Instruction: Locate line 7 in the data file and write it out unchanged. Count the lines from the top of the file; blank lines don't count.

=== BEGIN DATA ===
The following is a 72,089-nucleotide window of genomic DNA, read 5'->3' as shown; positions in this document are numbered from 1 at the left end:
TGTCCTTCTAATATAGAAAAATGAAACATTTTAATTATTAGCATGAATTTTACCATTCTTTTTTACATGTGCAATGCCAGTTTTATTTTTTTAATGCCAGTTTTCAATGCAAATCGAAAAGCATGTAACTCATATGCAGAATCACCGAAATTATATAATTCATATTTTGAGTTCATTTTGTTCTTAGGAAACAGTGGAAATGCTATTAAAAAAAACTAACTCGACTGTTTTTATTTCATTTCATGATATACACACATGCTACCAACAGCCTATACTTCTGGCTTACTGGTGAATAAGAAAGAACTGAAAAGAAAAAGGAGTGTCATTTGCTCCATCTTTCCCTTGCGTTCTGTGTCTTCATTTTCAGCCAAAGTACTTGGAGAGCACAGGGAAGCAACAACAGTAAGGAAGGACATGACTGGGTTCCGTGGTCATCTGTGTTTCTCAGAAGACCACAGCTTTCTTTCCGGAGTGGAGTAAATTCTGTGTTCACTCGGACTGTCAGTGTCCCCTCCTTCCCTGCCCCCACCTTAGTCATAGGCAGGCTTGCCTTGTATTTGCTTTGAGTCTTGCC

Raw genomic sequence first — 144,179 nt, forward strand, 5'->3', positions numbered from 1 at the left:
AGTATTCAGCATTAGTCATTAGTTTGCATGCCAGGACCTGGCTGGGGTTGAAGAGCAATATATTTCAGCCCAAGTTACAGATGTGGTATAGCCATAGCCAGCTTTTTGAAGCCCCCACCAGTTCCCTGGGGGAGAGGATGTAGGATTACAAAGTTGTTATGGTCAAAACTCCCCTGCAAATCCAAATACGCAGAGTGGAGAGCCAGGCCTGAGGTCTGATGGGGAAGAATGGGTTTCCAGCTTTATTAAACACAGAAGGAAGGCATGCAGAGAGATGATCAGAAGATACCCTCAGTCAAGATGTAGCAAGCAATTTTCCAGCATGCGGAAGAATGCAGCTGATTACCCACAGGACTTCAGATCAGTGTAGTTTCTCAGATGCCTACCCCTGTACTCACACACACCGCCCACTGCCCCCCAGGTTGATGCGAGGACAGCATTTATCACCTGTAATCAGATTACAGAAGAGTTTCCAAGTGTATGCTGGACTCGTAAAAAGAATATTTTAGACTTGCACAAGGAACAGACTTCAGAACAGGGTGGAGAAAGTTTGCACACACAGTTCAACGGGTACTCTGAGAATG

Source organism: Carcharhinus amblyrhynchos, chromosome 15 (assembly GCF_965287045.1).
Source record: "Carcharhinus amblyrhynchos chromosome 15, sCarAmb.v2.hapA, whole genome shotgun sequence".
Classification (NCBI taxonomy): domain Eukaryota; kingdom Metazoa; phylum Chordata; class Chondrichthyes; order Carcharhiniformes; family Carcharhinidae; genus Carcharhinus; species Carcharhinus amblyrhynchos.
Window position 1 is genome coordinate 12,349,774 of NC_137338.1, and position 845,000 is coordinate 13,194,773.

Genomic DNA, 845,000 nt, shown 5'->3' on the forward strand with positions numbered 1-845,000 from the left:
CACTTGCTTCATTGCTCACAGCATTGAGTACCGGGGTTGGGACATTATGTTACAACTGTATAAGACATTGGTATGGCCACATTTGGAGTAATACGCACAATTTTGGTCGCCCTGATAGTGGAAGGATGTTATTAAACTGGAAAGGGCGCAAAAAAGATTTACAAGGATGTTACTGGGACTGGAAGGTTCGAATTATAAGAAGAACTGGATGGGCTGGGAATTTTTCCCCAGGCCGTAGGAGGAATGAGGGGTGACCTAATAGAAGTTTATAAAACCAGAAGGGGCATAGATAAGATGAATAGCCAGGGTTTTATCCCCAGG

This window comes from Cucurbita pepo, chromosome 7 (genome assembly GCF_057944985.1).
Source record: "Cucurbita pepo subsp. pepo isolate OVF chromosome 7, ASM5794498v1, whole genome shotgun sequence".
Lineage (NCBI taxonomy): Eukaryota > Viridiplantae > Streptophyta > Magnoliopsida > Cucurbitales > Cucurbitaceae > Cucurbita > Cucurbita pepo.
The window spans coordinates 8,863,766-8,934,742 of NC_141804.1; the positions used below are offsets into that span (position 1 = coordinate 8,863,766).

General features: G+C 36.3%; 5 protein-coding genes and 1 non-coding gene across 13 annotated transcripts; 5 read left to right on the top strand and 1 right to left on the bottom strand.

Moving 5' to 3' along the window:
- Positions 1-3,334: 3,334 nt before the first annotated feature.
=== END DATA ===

Classification (NCBI taxonomy): domain Eukaryota; kingdom Metazoa; phylum Chordata; class Chondrichthyes; order Carcharhiniformes; family Carcharhinidae; genus Carcharhinus; species Carcharhinus amblyrhynchos.